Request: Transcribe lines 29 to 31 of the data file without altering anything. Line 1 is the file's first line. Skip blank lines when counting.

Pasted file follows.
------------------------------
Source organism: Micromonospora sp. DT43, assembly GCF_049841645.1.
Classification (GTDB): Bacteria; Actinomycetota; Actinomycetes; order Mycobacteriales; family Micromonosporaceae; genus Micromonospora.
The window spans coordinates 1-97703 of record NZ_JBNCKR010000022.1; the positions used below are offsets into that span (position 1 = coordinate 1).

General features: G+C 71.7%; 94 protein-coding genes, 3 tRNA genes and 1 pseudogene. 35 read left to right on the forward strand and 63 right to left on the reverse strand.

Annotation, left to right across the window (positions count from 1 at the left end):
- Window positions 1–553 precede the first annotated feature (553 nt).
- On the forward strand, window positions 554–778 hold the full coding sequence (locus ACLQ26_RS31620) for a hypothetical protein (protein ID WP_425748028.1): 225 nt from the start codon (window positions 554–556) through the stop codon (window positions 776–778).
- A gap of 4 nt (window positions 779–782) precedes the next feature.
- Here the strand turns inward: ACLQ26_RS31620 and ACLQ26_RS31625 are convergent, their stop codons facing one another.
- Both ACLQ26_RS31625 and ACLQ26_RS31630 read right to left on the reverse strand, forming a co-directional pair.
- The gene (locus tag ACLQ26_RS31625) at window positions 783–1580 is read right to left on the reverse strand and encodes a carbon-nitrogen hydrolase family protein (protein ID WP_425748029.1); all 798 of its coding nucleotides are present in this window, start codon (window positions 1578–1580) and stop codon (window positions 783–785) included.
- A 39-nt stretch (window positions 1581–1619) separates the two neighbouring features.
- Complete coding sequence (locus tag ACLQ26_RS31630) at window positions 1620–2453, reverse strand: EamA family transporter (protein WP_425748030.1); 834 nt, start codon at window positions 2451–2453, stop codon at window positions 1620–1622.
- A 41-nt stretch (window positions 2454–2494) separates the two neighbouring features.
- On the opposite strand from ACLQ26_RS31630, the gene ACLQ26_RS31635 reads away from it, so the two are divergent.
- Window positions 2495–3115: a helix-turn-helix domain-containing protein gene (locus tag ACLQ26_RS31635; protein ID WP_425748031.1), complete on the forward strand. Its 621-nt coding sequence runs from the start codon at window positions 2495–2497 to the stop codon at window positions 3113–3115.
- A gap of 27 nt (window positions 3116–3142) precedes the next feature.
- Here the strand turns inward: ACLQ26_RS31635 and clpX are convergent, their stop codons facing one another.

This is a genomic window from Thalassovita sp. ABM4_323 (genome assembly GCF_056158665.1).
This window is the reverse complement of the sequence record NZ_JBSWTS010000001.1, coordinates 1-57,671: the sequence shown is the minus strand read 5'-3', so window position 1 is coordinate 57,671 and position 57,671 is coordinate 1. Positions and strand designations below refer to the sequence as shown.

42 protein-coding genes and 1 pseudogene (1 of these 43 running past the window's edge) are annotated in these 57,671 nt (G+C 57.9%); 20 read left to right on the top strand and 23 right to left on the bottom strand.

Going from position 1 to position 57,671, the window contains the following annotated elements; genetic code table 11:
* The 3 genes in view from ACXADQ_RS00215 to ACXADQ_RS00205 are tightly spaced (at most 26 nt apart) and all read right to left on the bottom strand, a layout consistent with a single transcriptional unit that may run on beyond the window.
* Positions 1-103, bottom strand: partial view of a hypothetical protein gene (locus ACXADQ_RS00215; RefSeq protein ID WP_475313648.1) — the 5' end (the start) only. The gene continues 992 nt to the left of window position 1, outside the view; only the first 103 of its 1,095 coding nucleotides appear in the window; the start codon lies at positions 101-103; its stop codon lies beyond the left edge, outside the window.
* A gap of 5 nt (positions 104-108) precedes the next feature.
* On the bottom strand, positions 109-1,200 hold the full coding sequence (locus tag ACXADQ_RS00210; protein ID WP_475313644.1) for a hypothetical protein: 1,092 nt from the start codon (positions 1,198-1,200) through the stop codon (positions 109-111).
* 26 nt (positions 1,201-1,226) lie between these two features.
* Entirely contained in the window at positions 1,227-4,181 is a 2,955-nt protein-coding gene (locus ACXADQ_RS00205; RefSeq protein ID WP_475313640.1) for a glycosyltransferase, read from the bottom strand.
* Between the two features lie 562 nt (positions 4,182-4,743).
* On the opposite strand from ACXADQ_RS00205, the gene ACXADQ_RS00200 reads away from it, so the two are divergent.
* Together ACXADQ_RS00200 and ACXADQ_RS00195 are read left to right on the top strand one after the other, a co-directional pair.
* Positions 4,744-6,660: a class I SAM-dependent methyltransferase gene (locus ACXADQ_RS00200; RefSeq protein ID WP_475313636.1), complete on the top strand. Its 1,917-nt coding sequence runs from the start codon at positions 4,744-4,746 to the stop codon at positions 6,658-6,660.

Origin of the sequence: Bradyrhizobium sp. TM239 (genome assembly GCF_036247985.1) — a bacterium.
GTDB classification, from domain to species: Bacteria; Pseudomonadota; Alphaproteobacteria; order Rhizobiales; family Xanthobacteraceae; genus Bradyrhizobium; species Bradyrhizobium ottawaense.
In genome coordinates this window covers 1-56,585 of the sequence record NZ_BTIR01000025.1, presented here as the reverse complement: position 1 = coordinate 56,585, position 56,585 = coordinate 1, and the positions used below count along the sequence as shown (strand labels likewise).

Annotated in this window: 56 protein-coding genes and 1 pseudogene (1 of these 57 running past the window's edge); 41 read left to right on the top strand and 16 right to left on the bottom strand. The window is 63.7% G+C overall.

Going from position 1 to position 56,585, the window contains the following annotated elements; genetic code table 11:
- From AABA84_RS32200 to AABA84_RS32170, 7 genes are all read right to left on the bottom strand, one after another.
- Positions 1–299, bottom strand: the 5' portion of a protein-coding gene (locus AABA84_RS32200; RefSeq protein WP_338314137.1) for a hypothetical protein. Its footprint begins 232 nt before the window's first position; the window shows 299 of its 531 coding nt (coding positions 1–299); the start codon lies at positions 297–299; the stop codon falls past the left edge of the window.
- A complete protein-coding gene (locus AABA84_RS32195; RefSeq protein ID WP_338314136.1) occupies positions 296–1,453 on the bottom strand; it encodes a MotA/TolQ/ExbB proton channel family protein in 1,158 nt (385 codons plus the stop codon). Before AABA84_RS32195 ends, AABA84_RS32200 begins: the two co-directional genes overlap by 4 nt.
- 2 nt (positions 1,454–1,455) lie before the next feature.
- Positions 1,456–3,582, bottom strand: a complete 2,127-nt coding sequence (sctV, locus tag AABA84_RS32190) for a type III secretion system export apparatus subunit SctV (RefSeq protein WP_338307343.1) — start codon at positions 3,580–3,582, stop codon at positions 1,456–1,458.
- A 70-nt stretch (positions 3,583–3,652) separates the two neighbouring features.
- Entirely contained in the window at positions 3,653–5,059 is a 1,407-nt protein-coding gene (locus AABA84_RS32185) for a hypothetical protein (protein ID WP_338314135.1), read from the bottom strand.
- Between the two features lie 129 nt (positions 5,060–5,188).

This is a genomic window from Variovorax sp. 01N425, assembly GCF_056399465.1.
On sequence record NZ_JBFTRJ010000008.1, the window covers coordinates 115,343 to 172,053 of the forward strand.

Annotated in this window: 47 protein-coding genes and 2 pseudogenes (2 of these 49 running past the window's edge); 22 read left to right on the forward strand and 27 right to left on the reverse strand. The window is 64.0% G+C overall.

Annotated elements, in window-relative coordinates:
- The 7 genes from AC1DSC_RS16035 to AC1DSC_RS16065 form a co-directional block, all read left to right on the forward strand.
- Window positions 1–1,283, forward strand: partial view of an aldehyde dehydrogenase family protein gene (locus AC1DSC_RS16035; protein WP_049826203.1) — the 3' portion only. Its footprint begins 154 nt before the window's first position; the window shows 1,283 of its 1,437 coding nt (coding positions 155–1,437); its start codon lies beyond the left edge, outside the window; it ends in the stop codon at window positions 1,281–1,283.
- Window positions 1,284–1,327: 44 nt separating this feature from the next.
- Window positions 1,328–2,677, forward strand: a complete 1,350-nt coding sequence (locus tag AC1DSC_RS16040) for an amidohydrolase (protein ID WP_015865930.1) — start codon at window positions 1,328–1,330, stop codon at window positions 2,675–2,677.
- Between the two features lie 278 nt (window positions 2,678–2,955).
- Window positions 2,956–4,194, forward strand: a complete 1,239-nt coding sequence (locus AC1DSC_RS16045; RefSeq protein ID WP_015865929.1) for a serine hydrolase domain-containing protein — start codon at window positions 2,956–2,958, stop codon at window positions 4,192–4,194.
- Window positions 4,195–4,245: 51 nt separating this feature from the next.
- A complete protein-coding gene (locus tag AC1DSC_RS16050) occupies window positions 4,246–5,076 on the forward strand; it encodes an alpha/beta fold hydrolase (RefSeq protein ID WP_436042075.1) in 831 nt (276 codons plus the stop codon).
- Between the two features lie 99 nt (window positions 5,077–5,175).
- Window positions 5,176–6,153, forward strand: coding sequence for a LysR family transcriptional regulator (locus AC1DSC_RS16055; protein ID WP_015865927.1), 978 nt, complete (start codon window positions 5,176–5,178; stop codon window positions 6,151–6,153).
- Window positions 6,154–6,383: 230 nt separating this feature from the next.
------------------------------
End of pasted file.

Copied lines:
* Between the two features lie 562 nt (positions 4,182-4,743).
* On the opposite strand from ACXADQ_RS00205, the gene ACXADQ_RS00200 reads away from it, so the two are divergent.
* Together ACXADQ_RS00200 and ACXADQ_RS00195 are read left to right on the top strand one after the other, a co-directional pair.